Building Buzz: Neil Goetz, standing, at trailer producer Engine Room in Hollywood.

Building Buzz: Neil Goetz, standing, at trailer producer Engine Room in Hollywood. Photo by Ringo Chiu.

It’s not uncommon these days to see movie theater patrons scooting in 10 or 15 minutes later than the listed screening time, scrambling over other guests in the dark.

While it’s possible the latecomers at high-end locations such as Arclight Cinemas are not fussed about showing up late because they have a guaranteed seat, many moviegoers might have already seen trailers and other teasers online, so they have less interest in seeing them before a movie.

As a result of this growing phenomenon, trailer producers are busy devising new – and shorter – promotional content to market films on Instagram, Snapchat, and other social media platforms.

“We’re inventing new ways of storytelling,” said Matt Brubaker, president of Hollywood marketing production company Trailer Park Inc. “Viewers have much less attention span. You really have to engage them in a flashier way.”

While the term “trailer” has survived through the digital age, they used to be shown at the end of the movie. The name stuck even as theaters began showing them before features. But times are changing.

“With everything being presented pretty much digitally, it’s changing the game dramatically,” said Brubaker.

While it’s hard enough for trailer producers to tell a story in the traditional 2½-minute version, they now have to figure out ways to engage audiences in online teasers that might last 10 seconds – or less.

Early start

Neil Goetz, president of Hollywood’s Engine Room, which produces trailers and other entertainment marketing campaigns, said the digital world is demanding material that can communicate even without audio. Social media marketing campaigns are also launching earlier on all platforms. Content for a highly anticipated blockbuster, he explained, could begin rolling out as much as a year and a half in advance.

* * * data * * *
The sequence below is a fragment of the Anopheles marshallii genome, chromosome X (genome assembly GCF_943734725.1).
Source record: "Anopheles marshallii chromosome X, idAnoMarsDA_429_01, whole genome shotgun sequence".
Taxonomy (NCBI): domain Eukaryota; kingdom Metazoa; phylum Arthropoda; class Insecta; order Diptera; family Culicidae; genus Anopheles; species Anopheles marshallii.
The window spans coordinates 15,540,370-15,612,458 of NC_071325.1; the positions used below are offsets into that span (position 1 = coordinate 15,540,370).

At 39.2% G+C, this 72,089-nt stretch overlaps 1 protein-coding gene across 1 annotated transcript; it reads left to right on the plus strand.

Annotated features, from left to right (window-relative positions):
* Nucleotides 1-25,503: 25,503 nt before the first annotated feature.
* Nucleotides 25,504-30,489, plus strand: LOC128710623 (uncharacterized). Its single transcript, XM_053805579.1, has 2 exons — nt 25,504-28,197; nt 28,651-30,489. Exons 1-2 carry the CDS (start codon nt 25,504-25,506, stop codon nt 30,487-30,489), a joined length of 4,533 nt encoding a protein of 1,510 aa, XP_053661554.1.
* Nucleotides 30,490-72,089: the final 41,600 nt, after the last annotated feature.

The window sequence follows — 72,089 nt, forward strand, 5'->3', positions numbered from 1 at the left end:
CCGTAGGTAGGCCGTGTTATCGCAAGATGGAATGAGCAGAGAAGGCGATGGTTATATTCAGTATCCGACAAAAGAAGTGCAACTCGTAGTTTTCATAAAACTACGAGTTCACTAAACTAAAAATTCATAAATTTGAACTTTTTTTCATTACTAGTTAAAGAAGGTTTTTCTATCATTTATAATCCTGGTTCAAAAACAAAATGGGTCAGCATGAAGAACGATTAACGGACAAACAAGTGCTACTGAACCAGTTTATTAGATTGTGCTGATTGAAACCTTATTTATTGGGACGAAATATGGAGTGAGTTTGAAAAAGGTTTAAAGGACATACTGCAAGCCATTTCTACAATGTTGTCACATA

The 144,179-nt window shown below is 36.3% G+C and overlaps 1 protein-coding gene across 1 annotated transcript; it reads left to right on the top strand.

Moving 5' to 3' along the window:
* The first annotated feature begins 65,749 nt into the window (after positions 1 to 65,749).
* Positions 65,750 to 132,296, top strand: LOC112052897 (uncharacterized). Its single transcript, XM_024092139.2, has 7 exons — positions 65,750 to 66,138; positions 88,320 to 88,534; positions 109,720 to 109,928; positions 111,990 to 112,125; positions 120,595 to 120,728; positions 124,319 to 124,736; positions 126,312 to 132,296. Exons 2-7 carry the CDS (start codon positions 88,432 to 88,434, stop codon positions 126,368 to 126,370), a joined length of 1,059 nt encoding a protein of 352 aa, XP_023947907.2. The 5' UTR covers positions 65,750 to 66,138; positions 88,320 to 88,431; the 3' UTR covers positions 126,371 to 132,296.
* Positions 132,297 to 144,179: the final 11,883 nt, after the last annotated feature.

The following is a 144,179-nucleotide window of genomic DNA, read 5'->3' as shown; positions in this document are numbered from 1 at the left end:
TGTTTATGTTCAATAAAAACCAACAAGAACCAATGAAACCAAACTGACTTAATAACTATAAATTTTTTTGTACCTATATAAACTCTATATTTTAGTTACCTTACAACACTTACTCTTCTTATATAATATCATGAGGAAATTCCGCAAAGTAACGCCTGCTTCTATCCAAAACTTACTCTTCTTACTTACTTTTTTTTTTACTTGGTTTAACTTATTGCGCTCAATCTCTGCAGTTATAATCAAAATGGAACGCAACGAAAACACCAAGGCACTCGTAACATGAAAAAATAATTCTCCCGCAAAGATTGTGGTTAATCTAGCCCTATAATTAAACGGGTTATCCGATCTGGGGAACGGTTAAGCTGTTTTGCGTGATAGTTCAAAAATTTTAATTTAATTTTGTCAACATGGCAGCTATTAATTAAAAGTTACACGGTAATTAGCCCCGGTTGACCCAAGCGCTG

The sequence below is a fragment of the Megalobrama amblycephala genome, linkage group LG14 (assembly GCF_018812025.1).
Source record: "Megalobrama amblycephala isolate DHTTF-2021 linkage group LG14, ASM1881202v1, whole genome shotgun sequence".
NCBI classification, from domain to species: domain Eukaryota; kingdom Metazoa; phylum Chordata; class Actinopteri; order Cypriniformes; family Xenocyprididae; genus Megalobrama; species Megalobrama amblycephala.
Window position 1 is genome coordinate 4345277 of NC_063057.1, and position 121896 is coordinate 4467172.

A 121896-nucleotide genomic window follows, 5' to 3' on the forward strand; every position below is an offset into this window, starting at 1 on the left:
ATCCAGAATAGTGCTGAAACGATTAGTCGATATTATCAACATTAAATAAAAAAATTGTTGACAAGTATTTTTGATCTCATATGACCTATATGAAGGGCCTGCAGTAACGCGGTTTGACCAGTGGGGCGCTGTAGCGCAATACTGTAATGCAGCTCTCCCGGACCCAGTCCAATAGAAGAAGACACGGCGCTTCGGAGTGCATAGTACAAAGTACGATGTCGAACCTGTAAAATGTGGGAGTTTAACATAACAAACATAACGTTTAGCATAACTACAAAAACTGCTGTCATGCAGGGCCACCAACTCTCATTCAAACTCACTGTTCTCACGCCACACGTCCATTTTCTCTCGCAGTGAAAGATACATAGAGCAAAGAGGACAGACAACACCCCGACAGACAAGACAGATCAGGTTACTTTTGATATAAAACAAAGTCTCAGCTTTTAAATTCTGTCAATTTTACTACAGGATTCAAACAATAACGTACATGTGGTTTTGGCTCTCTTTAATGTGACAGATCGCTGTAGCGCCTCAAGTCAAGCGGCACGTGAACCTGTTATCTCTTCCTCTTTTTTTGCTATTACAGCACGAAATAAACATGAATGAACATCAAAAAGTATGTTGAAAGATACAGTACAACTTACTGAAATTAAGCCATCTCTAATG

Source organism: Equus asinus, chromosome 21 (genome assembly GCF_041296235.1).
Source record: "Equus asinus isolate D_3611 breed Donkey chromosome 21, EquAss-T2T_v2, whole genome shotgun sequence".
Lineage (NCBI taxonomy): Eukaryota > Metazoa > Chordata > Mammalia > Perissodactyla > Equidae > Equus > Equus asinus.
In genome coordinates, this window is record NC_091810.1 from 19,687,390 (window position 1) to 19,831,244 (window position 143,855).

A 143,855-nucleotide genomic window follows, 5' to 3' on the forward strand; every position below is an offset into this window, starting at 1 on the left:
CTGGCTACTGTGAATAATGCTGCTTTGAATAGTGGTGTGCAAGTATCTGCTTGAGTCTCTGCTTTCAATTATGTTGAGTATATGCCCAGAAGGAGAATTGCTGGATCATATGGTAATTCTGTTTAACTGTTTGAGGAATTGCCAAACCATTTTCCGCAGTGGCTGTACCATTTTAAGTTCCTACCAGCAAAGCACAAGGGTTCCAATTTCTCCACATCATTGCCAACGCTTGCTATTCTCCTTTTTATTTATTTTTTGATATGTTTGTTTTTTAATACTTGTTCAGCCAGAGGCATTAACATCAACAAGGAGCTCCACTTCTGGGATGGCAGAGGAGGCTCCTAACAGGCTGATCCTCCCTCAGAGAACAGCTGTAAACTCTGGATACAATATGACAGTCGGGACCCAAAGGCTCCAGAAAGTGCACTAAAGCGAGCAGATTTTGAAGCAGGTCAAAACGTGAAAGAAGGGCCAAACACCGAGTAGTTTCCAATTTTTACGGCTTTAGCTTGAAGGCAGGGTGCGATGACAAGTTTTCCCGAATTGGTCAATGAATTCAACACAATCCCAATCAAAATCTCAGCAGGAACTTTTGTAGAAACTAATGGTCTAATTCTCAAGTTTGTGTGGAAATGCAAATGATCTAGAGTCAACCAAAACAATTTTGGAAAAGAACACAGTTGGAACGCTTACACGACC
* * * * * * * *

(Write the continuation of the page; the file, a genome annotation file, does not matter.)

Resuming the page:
“It’s starting earlier because in the summer we have nothing but blockbusters,” Goetz said. “A movie of that high level of pre-interest necessitates an early teaser trailer.”

Doug Brandt, chief executive of entertainment ad agency Ant Farm in the Fairfax District, said the company started work on trailers for the upcoming June release “Transformers: The Last Knight” in September. The bigger the movie, the more likely a trailer producer will begin working with a studio marketing department as early as possible – even from the beginning of preproduction.

Online content is pulled from the movie, which might or might not be completed by the time trailer producers get to work. That’s why it might look markedly different from the traditional trailer shown in theaters.

“You used to save your big thing until the end – your big crash, your big leap across the chasm,” said Goetz. “Online, you want to put your cliffhanger at the beginning, because (viewers) have such a short attention span.”

The amount of pressure placed on trailer production companies by studios to produce memorable content has also increased, he said.

“If (your movie) is coming out in the middle of summer, and there have already been three blockbuster flops, the bar gets raised,” he said.

In order to capture an audience primed for disappointment, trailer makers “have to be that much better in terms of intensity and creativity. Your crash better be more fabulous,” he added.

Trailer mania

Engine Room’s Goetz said producers are still making 2½-minute trailers for theater exhibition, though they are often cutting additional short spots from the movie material. While prices vary, he estimated that an order including a long trailer, a teaser, a TV spot, and a piece of key art for a poster or other use might cost a minimum of $250,000 – and that’s not including material designed for social media, costs for which vary widely.

Producers of $100 million-plus films are more likely to run up expenses by asking for extensive audience research as well as multiple changes and additions, Goetz said, noting they’re also more likely to roll out several different trailers leading up to opening day.

Ant Farm’s Brandt said many producers of big-budget films hire more than one company to cut a trailer – up to five at times – and then choose a favorite. Sometimes a studio opts to create what Brandt calls a “Frankenstein trailer,” combining efforts from several companies into one package.

Despite the potential for increased business for trailer producers, more consumers choosing to watch trailers outside of the movie theater is disconcerting for smaller theater chains such as West L.A.’s family-run Laemmle Theatres.

“For us, trailers are a huge factor,” said Greg Laemmle, the company’s president. “Most (art-house filmmakers) don’t have the ability to get in front of likely moviegoers through these other means. In-theater play is vital.”

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